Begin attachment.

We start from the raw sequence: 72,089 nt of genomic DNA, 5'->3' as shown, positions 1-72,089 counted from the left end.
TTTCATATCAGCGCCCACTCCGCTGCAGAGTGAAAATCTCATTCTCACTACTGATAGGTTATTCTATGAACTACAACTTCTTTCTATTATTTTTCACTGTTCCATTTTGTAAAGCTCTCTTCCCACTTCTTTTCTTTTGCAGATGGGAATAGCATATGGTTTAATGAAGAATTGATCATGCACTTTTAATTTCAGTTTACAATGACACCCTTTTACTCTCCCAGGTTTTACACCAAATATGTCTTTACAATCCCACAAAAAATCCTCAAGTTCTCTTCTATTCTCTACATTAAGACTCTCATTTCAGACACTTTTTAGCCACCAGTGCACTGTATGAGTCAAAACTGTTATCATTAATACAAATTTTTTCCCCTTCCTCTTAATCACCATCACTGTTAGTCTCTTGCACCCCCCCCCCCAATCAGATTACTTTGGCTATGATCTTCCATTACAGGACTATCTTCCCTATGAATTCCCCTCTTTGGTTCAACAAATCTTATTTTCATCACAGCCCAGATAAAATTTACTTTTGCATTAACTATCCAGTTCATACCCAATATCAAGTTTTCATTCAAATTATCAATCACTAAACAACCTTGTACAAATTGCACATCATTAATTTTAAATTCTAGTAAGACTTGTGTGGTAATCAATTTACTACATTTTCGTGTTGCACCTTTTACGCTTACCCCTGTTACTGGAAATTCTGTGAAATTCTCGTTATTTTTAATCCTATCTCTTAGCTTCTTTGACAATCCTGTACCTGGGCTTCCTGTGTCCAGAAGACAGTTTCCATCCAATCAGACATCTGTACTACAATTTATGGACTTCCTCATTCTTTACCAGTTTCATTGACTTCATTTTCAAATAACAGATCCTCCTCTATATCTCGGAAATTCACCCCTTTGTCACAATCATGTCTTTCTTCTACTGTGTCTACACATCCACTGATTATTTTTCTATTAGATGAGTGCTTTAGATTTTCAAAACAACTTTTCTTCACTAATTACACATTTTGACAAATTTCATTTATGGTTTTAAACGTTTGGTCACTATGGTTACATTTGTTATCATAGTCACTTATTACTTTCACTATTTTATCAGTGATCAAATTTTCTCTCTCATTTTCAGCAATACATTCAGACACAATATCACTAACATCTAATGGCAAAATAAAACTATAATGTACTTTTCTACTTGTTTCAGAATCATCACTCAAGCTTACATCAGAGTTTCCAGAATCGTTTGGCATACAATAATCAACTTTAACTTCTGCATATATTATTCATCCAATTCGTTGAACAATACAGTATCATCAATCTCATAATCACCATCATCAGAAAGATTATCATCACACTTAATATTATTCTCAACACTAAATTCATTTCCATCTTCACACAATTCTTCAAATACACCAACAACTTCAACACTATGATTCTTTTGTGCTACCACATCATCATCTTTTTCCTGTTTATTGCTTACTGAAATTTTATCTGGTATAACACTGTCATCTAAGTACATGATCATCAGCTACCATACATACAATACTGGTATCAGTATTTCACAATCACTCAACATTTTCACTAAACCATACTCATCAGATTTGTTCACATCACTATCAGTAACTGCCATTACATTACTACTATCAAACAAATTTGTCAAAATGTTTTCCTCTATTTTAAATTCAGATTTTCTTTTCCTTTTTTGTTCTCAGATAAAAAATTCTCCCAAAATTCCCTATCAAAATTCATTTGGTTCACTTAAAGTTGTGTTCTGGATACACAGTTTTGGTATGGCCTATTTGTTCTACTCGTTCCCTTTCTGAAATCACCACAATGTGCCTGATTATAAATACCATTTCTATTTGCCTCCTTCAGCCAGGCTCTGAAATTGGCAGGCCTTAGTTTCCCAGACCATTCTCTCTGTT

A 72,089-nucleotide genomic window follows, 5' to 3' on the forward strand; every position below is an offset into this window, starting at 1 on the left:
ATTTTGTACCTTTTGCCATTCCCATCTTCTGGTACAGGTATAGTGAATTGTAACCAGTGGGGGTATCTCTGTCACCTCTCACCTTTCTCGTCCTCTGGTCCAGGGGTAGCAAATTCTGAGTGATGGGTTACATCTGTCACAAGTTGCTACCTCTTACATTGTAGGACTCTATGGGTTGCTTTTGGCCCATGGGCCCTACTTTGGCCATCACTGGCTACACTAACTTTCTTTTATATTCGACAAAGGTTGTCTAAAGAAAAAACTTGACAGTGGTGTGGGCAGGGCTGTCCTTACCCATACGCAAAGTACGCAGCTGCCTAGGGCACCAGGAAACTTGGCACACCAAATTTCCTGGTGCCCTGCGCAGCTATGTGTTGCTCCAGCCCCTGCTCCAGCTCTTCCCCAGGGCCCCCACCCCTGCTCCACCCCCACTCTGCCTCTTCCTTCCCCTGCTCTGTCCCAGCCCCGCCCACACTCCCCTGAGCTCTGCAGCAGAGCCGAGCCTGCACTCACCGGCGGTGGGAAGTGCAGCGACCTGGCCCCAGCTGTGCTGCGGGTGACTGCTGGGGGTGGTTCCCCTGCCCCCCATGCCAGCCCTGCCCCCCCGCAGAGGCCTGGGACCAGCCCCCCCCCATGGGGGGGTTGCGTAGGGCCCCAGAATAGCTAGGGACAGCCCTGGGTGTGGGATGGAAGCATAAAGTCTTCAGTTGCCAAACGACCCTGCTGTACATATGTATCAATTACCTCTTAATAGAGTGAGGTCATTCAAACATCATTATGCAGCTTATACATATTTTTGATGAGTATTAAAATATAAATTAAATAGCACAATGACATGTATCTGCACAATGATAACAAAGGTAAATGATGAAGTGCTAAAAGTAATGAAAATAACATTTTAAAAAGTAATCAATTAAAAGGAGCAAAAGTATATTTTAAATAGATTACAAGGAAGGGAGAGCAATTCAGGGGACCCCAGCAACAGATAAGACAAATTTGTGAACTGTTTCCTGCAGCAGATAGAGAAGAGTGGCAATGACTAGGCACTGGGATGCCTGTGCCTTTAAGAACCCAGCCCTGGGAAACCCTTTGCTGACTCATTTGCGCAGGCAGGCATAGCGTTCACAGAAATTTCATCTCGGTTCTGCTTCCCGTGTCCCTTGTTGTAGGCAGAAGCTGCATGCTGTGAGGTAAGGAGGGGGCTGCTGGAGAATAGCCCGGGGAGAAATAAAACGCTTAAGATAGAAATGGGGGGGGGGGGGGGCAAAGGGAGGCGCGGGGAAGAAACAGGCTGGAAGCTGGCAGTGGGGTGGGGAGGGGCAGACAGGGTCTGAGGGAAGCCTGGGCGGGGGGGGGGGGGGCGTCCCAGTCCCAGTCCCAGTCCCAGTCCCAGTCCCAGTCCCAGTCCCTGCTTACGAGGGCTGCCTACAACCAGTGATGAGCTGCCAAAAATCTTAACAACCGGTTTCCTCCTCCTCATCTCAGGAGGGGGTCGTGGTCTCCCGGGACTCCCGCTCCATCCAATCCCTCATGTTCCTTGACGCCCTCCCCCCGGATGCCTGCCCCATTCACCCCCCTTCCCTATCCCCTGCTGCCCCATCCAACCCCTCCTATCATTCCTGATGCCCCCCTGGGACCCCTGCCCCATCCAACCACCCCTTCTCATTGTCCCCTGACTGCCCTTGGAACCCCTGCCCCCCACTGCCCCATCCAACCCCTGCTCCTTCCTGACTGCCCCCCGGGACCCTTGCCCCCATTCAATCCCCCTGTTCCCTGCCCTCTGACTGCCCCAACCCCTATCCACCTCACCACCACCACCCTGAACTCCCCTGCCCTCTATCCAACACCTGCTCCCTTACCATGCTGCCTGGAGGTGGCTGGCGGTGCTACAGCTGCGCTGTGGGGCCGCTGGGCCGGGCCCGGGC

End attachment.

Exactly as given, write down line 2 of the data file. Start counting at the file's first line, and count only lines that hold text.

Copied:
TTTCATATCAGCGCCCACTCCGCTGCAGAGTGAAAATCTCATTCTCACTACTGATAGGTTATTCTATGAACTACAACTTCTTTCTATTATTTTTCACTGTTCCATTTTGTAAAGCTCTCTTCCCACTTCTTTTCTTTTGCAGATGGGAATAGCATATGGTTTAATGAAGAATTGATCATGCACTTTTAATTTCAGTTTACAATGACACCCTTTTACTCTCCCAGGTTTTACACCAAATATGTCTTTACAATCCCACAAAAAATCCTCAAGTTCTCTTCTATTCTCTACATTAAGACTCTCATTTCAGACACTTTTTAGCCACCAGTGCACTGTATGAGTCAAAACTGTTATCATTAATACAAATTTTTTCCCCTTCCTCTTAATCACCATCACTGTTAGTCTCTTGCACCCCCCCCCCCAATCAGATTACTTTGGCTATGATCTTCCATTACAGGACTATCTTCCCTATGAATTCCCCTCTTTGGTTCAACAAATCTTATTTTCATCACAGCCCAGATAAAATTTACTTTTGCATTAACTATCCAGTTCATACCCAATATCAAGTTTTCATTCAAATTATCAATCACTAAACAACCTTGTACAAATTGCACATCATTAATTTTAAATTCTAGTAAGACTTGTGTGGTAATCAATTTACTACATTTTCGTGTTGCACCTTTTACGCTTACCCCTGTTACTGGAAATTCTGTGAAATTCTCGTTATTTTTAATCCTATCTCTTAGCTTCTTTGACAATCCTGTACCTGGGCTTCCTGTGTCCAGAAGACAGTTTCCATCCAATCAGACATCTGTACTACAATTTATGGACTTCCTCATTCTTTACCAGTTTCATTGACTTCATTTTCAAATAACAGATCCTCCTCTATATCTCGGAAATTCACCCCTTTGTCACAATCATGTCTTTCTTCTACTGTGTCTACACATCCACTGATTATTTTTCTATTAGATGAGTGCTTTAGATTTTCAAAACAACTTTTCTTCACTAATTACACATTTTGACAAATTTCATTTATGGTTTTAAACGTTTGGTCACTATGGTTACATTTGTTATCATAGTCACTTATTACTTTCACTATTTTATCAGTGATCAAATTTTCTCTCTCATTTTCAGCAATACATTCAGACACAATATCACTAACATCTAATGGCAAAATAAAACTATAATGTACTTTTCTACTTGTTTCAGAATCATCACTCAAGCTTACATCAGAGTTTCCAGAATCGTTTGGCATACAATAATCAACTTTAACTTCTGCATATATTATTCATCCAATTCGTTGAACAATACAGTATCATCAATCTCATAATCACCATCATCAGAAAGATTATCATCACACTTAATATTATTCTCAACACTAAATTCATTTCCATCTTCACACAATTCTTCAAATACACCAACAACTTCAACACTATGATTCTTTTGTGCTACCACATCATCATCTTTTTCCTGTTTATTGCTTACTGAAATTTTATCTGGTATAACACTGTCATCTAAGTACATGATCATCAGCTACCATACATACAATACTGGTATCAGTATTTCACAATCACTCAACATTTTCACTAAACCATACTCATCAGATTTGTTCACATCACTATCAGTAACTGCCATTACATTACTACTATCAAACAAATTTGTCAAAATGTTTTCCTCTATTTTAAATTCAGATTTTCTTTTCCTTTTTTGTTCTCAGATAAAAAATTCTCCCAAAATTCCCTATCAAAATTCATTTGGTTCACTTAAAGTTGTGTTCTGGATACACAGTTTTGGTATGGCCTATTTGTTCTACTCGTTCCCTTTCTGAAATCACCACAATGTGCCTGATTATAAATACCATTTCTATTTGCCTCCTTCAGCCAGGCTCTGAAATTGGCAGGCCTTAGTTTCCCAGACCATTCTCTCTGTT